9th April 2018
ATHLETICS WORLD CUP NATIONS DOMINATE THE COMMONWEALTH PODIUM IN SPRINTS
As the countdown to the inaugural Athletics World Cup continues, a number of the eight nations set to compete in London come 14-15 July impressed as track and field action continues to unfold at the Commonwealth Games in Australia.
The conclusion of the men’s and women’s 100m saw six medals were available across the two finals earlier today, and it was South Africa and Jamaica, two of the Athletics World Cup nations, who left their stamp on proceedings by taking the spread of the medals.
First up of the sprint finals, the women’s decider saw Jamaica, a nation with three athletes present in the final, take silver and bronze courtesy of Christiania Williams and Gayon Evans, results which further enhanced the nation’s reputation as a track and field powerhouse as well as showcasing the depth they have even without Elaine Thompson competing in the discipline. Narrowly missing out on bronze and in doing so repeating her finishing position from Glasgow 2014, Great Britain & Northern Ireland’s Asha Philip clocked 11.28 for Team England.
Shortly afterwards, the men’s 100m saw South Africa’s Akani Simbine snatch a historic gold for the nation, the Olympic and world finalist streaking clear of pre-race favourite Yohan Blake and the rest of the field to dip for the line in 10.03 to cue wild celebrations. Behind Simbine came compatriot Henricho Bruintjies, a time of 10.17 seeing him claim historic to complete a South Africa 1-2, with Blake, the second fastest man in the history of the 100m, narrowly clinching bronze ahead of Nigerian Seye Ogunlewe. Unfortunately for Team England, 9.97m 100m man Adam Gemili withdrew from the final due to injury, though the 24-year-old is hoping to be back in action for this summer.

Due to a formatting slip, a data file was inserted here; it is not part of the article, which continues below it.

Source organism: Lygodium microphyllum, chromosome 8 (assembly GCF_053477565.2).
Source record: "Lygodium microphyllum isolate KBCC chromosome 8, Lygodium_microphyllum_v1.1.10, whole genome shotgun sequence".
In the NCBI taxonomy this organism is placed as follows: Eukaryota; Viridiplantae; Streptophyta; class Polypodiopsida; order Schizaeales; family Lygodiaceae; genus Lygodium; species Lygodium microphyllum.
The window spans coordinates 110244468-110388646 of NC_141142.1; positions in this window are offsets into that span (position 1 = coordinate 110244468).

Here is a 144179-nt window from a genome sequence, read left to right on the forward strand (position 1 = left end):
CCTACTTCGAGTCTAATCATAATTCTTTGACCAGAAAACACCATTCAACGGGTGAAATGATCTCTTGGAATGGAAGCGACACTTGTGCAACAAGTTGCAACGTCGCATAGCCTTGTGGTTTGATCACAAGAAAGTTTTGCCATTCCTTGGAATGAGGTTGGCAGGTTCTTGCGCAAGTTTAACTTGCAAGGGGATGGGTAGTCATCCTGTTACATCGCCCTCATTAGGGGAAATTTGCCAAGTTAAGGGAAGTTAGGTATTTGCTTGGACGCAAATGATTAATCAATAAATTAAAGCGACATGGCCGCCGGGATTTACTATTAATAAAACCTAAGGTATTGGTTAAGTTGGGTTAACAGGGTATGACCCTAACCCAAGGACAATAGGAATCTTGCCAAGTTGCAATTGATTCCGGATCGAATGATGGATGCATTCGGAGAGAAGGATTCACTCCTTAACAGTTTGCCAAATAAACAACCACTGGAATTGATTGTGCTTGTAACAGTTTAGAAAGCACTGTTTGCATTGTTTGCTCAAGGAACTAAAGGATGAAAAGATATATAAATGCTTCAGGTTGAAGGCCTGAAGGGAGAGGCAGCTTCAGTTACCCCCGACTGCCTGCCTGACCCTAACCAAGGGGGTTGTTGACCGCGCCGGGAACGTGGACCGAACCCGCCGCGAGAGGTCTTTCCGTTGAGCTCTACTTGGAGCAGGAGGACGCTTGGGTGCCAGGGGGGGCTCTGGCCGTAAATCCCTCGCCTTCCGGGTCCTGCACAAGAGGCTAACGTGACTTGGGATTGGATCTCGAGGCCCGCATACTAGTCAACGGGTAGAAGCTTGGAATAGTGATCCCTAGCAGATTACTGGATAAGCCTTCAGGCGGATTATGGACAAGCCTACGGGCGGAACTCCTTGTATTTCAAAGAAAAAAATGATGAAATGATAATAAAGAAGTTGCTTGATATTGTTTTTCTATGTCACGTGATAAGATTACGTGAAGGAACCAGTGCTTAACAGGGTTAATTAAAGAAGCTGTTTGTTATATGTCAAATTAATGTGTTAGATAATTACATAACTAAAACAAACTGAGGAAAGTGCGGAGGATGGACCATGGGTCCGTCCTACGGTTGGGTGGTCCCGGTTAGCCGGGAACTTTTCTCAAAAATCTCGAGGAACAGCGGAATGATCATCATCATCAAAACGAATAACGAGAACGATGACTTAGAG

Away from the sprints, Jamaica’s O’Dayne Richards missed out on a bronze medal by 11cm in the Shot Put, his second round best of 20.80 leaving him 11cm down on a medal in a series of throws hampered by fouls, with compatriot Ashinia Miller taking seventh place (19.68m) behind sixth placer Orazio Cremona of South Africa (20.51m).
See the best from Great Britain & Northern Ireland, USA, Germany and more take on recently crowned Jamaican and South African Commonwealth Games medallists this summer at the inaugural Athletics World Cup.
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